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Amy Reusch

Was the Joffrey right?

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When it moved out of Manhattan? How is the company doing? I've been wondering after reading about NYC's mayor Gulianni cutting dance funding by 70%... Should more major companies consider relocating?

... and talking to graduating dance/performing arts students about trying to make it in American's dance capital in the new millenium... I'd like to advance another theory about the 1970s "dance boom"... I believe the NEA touring program and the then excellent PBS "Dance in America" television series had much to do with it, but... I think NYC near bankruptcy and hence cheap real estate had equally as much... back then it was possible to pay rent and take several classes a day... and it was possible for the dance studios also to pay rent (how many closed or merged in the 1980s? I wonder what the statistics are... are there less dance studios today than in the 1970s? If dancer students don't make it into SAB is there no other real financial pre-professional alternative? What is the scholarship situation? Even if you have a scholarship for unlimited free classes, how can you afford to pay the rent on a waitstaff salary?

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Joffrey moved out of Manhattan to Chicago in 1995. It's alive & well. It's maintaining short fall, spring seasons plus a full month of Nutcracker season in Chicago and its touring schedule seems to be pretty full too. I believe its move had more to do with stiff competitions from NYCB, ABT, Joyce, BAM and from within City Center than city funding cut because city funding was never a major revenue source for NYCB & ABT.

Here is the web address for Joffrey where you can check their season schedule, company info etc. It's not as sophisticated as NYCB or ABT's.

http://www.joffrey.com/

Here is the web address for the Auditorium where Joffrey performs:

http://www.auditoriumtheatre.org/

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keeping in mind, of course, that the reason that their nutcracker is done at all is because the chicago tribune no longer sponsors the long-running production of ruth page's nutcracker at the arie crown theatre. i suspect it would have been a little difficult for them had they not had that revenue-producer.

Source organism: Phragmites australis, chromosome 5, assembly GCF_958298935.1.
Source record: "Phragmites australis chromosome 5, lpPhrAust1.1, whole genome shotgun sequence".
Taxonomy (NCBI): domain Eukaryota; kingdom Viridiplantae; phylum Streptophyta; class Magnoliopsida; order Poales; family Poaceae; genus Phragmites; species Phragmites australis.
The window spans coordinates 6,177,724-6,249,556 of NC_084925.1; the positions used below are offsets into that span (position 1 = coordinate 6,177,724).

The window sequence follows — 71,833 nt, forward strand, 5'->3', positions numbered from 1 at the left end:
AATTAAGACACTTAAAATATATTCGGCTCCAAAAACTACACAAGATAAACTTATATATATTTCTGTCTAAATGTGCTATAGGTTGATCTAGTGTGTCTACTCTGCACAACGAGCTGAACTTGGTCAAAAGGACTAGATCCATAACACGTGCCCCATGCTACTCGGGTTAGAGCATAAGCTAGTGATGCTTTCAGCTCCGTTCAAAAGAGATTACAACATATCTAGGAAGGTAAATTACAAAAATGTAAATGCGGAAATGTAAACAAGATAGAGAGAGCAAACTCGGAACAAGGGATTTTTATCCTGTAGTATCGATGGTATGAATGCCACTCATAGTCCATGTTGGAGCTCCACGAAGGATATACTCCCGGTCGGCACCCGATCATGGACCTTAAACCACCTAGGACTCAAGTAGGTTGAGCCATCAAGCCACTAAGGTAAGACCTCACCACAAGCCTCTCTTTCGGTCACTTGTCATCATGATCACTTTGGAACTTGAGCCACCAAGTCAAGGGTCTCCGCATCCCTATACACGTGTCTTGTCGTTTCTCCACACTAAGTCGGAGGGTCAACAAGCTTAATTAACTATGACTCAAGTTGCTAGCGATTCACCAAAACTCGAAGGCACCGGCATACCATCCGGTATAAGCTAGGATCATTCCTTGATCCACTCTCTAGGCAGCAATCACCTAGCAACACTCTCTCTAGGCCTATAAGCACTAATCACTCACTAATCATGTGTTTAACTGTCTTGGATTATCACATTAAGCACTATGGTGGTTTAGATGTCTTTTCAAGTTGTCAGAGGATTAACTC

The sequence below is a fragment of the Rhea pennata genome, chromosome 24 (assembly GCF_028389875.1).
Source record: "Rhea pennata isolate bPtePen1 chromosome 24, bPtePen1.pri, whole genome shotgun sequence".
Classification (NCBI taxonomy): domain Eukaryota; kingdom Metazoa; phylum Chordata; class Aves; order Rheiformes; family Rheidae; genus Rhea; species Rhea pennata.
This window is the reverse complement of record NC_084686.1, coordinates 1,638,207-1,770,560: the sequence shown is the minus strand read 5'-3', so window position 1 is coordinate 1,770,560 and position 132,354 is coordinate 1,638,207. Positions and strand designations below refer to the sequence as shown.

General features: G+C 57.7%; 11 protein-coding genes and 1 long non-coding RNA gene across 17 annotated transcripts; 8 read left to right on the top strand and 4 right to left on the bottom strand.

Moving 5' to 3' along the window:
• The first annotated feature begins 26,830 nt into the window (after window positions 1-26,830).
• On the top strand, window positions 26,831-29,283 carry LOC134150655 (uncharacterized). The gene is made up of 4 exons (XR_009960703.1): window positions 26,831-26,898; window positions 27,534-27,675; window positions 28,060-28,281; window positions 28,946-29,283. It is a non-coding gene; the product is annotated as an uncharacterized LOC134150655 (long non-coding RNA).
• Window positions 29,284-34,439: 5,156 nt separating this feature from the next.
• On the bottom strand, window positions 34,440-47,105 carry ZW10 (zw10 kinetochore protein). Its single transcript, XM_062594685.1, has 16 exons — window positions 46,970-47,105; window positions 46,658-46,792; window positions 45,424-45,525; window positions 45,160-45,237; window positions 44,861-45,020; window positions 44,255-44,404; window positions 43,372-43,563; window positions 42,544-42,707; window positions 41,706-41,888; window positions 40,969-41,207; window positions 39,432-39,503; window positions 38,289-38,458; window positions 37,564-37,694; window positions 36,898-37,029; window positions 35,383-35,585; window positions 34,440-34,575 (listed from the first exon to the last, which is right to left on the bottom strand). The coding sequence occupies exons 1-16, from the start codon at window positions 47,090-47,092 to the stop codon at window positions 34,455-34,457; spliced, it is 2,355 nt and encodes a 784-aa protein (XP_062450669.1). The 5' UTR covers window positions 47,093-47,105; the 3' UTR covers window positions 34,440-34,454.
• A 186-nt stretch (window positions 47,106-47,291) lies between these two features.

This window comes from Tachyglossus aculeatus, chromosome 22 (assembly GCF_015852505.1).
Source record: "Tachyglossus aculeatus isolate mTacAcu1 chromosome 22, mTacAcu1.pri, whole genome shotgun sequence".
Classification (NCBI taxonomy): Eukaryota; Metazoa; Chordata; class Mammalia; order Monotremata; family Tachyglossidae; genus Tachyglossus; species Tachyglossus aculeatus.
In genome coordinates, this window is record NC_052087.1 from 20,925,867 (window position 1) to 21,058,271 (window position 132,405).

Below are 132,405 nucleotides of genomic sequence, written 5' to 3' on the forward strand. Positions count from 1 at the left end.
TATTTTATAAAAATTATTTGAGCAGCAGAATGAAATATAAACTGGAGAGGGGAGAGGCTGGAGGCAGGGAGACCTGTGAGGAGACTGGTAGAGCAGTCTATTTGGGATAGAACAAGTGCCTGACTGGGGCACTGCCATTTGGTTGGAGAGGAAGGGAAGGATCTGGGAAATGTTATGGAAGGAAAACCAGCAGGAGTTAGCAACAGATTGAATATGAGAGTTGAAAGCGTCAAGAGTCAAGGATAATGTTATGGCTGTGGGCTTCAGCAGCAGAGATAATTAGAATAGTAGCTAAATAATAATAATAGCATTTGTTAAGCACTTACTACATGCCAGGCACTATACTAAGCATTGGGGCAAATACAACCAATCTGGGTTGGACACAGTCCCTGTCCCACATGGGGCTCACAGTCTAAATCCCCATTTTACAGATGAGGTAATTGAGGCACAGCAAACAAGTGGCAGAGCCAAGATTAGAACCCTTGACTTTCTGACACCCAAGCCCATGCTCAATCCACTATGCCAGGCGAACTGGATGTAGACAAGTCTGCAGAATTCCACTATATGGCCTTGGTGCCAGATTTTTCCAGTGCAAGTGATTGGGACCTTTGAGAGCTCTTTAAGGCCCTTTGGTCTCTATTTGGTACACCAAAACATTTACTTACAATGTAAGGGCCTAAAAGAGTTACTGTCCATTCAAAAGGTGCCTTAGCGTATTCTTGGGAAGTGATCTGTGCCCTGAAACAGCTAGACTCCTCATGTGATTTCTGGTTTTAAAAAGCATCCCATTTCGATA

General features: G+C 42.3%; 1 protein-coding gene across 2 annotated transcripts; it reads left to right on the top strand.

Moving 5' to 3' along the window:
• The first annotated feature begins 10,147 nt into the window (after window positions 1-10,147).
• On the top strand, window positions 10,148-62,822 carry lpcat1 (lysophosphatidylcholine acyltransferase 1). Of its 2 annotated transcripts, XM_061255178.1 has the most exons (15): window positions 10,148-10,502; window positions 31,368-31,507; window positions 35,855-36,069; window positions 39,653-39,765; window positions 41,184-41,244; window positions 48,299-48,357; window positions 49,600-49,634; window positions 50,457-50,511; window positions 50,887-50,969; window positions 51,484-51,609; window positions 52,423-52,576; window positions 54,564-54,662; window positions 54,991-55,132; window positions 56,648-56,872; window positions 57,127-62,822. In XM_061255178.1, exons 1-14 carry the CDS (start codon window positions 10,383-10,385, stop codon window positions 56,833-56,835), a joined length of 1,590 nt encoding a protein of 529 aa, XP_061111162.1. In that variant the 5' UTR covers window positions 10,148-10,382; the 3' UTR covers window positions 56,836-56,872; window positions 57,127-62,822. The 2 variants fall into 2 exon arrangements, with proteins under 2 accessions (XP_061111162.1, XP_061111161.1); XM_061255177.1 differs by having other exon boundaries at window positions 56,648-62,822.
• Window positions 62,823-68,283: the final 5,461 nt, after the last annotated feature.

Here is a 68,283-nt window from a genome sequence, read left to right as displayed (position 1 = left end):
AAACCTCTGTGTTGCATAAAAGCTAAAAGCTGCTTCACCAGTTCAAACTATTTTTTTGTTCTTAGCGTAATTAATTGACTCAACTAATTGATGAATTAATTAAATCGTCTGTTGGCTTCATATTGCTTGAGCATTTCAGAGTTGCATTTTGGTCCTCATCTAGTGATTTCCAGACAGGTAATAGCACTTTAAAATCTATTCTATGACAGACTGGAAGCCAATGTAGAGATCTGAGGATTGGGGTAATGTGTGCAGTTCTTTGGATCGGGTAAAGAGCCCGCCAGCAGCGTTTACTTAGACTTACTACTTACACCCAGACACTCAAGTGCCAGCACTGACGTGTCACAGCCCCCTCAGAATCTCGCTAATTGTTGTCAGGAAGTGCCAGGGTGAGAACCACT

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Maybe it would, and maybe it wouldn't. The point is, though, that they do present a Nutcracker, and yes it is a revenue-enhancer. Any wonderings about whys and wherefores is a historian's after-dinner party game - "What if", and although entertaining to play, isn't really addressing real-world situations; what if Arpino had died instead of Joffrey? What if Ballet Chicago hadn't built an audience, and then was unable to do much performing? They can go on forever, but they're not really worth a lot in terms of explaining what actually is.

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but mel that wasn't meant as any kind of putdown. chicago is a terrible place for ballet. without the revenue from a nutcracker, other seasons might have had to be curtailed and their local success would probably have been more limited. that's all i meant, not as any criticism or baseless speculation or whatever. :)

[ 05-08-2001: Message edited by: Mme. Hermine ]

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So I think the question is:

Why is Chicago -- the 3rd-largest city in the US, with over 3 million residents -- such a bad place for ballet, when the art thrives in smaller cities such as San Francisco, Boston, and Atlanta?

Remember that Chicago is a veritable hotbed of activity in theatre (to the extent that there's a separate Actors' Equity contract for "Chicago Area Theatres") and has an opera company that is, to say the least, healthy. One would expect, then, that this arts-awareness would carry over.

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i don't know. when i lived there i recall that the symphony was always heavily supported and the ballet almost not at all. when ruth page had her company in the late 70s, they were performing, for the most part, in a theatre that seated only about 300 people, which was in the building that the foundation owned, with the occasional attempt to present a set of performances in another, larger venue. i don't know anything about the others that have had companies since then, but i guess if they don't exist anymore, that says a lot, that's only been a little over 20 years. it's very bizarre.

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Originally posted by salzberg:

So I think the question is:

Why is Chicago -- the 3rd-largest city in the US, with over 3 million residents -- such a bad place for ballet, when the art thrives in smaller cities such as San Francisco, Boston, and Atlanta?